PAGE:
One last thing.
If your career isn’t where you want it to be at the moment, ask yourself:
“Where are my greatest challenges?
What needs more work?
Is it the magnet, the colander, or is it the way I handle the clay?”
Paul Strikwerda ©nethervoice
PS Be sweet. Please retweet.
photo credit: Shaping the Heart via photopin (license)
Joshua Alexander says
But…but…can I be a colander that attracts magnets? Or a magnetic colander?
Paul Strikwerda says
You can make one out of clay!
Paul Stefano says
This is really deep. Did you just invent these terms this week? I know you have a wealth of knowledge but I would love to read more if this was research from another book or journal.
Paul Strikwerda says
This just came out of some obscure corner in my mind (the one that wasn’t affected by my stroke). I keep track of these thoughts in an online journal. Otherwise they disappear into the ether.
Golly! I was just this morning having a conversation with a single friend about her recent experience of going back on dating sites, and a LOT of this would apply. Even though she’s not in the voice biz, I’ll be sharing this with her.
Paul Strikwerda says
I’m so tickled! As I was writing this story, I didn’t realize I was giving dating advice, but if the shoe fits, I’ll take it. Thanks for sharing!
Sumara Meers says
This is so handy, Paul, thank you!
I’m still working on all three! 🙂
Paul Strikwerda says
That’s what many people don’t seem to understand. It’s got very little to do with luck, and a lot with hard work.
Alicia Butcher Ehrhardt says
Thank you for making me think. Good prompts.
I’m an indie writer of mainstream fiction, so my take on your freelance-success points will be a little different, but, like other freelancers, I am my own boss.
Magnet: ‘achievers attract’ the readers they deserve. Do the work, learn the craft, be fanatical about the quality – hope to FIND those readers out there. Difference: all readers pay the same, the value you set on the individual examples of your work. The right kind of readers will tell their friends and leave reviews and sign up for the next book, if you keep your quality up.
Colander: you cannot simultaneously please all readers. Some readers will want their love story to be a SHORT, sweet, warm, cozy Romance. Others will want angst and tortured lovers and enough pages to rival Gone With the Wind. There are flexible readers who will read both kinds, but is really is almost a bimodal distribution. But considering there are at least several billion readers who read love stories in English, potential audience is not a problem. Reaching them is.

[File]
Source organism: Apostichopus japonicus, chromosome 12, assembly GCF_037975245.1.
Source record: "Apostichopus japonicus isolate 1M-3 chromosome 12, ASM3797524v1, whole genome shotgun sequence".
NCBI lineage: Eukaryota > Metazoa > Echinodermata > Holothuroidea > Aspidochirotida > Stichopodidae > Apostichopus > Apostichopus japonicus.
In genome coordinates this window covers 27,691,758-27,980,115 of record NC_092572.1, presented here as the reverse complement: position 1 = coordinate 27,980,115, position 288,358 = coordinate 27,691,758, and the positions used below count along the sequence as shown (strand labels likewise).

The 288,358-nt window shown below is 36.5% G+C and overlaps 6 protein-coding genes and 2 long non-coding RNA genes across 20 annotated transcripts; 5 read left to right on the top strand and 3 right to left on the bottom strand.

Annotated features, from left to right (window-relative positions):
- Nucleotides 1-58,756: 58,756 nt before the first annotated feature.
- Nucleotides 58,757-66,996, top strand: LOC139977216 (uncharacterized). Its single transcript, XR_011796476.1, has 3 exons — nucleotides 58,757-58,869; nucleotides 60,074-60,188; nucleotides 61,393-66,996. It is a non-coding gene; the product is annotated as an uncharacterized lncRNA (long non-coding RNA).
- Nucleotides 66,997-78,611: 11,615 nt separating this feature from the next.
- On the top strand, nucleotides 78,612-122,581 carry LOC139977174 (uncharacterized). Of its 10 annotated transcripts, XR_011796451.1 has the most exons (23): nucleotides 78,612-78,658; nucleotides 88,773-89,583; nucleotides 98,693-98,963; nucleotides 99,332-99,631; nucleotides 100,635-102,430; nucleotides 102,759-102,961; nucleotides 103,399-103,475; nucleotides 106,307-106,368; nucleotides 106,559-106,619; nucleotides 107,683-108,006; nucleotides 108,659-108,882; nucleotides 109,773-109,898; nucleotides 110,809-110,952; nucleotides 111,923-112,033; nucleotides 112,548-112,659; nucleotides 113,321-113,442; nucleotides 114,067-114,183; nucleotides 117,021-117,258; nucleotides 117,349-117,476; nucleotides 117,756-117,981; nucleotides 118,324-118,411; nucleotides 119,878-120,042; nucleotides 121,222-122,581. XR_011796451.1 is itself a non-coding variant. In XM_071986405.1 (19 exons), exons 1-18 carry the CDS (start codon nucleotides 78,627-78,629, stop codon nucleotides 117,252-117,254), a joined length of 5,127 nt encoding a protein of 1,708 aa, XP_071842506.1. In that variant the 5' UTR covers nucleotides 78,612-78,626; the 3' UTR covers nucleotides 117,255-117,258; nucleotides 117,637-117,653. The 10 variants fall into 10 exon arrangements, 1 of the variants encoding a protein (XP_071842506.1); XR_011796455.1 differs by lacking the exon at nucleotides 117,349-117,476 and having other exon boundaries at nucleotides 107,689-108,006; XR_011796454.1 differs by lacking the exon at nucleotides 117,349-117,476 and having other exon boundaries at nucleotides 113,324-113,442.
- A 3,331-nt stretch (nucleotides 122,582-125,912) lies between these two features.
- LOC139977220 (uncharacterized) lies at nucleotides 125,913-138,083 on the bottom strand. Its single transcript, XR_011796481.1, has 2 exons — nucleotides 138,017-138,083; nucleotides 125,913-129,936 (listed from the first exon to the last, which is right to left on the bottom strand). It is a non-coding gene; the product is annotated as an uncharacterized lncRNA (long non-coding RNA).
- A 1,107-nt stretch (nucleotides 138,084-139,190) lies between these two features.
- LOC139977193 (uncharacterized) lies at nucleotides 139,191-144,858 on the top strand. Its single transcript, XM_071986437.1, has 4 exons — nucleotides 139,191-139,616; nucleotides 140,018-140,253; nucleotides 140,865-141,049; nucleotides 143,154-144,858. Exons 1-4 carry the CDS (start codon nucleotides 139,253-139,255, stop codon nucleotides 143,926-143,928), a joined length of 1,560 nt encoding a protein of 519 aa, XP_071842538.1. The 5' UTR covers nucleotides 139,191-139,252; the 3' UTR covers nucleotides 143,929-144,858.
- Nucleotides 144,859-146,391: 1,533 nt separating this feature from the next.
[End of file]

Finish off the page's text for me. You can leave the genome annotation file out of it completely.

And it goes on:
Clay: most people can write something. But the ability to attract the readers you respect depends on your ability to have the standards they expect, and to satisfy those. All art is tricky and somewhat subjective, and that will separate out your potential ‘clients’ into those who like you – and those who just don’t. I happen to believe that one should have the highest possible quality standards for anything that goes out under one’s name. Without innate genius (which may be a myth, though potential comes in all flavors), doing the work can elevate the quality more than many writers bother with.
All three are a mix of luck, talent, and the third leg of the stool, hard work.
Now for your question: my career is NOT where I want it to be. Where is the problem?
Some is in the clay – illness (you will understand) makes me very slow. But it has not made me lower my standards. It HAS made me take a long time to get the first volume of my mainstream trilogy out there (fifteen years). But I’m getting faster as the learning is something I can rely on. I may be able to finish the second volume in five or six years, and the third in half that.
The colander slows me down because the readers I write for are far less common than the ones I don’t. This is my choice. And those readers also are not yet persuaded that the standards they seek and the complex stories they love are being published by anyone who doesn’t go through the traditional publishing system – from submitting through agents to getting a rare spot in a publisher’s catalog and some of the publisher’s marketing dollars.
The magnet I am proud of. I have put in the time, learned the craft, polished every aspect that is even partially under my control.
Darn that colander.
Paul Strikwerda says
Many thanks for your thoughtful comments, Alicia. Writing my very first blog post took forever, and I still spend the greater part of a day to finish a “regular” 1600-word story. Quite often, the shorter ones take the longest. It’s an art form to be succinct and stick to the essence.
Ultimately, our readers don’t care how long it takes us to complete our work. They care about the characters, the storyline, and the way it is written.
Catherine Campion says
“Luck is what happens when preparation meets opportunity.”
Throw in some Laser Focus, and you’re good to go!
Now, to get back to my potter’s wheel…
Paul Strikwerda says
Congrats on your new job supporting the fashion industry. You’re the BOSS!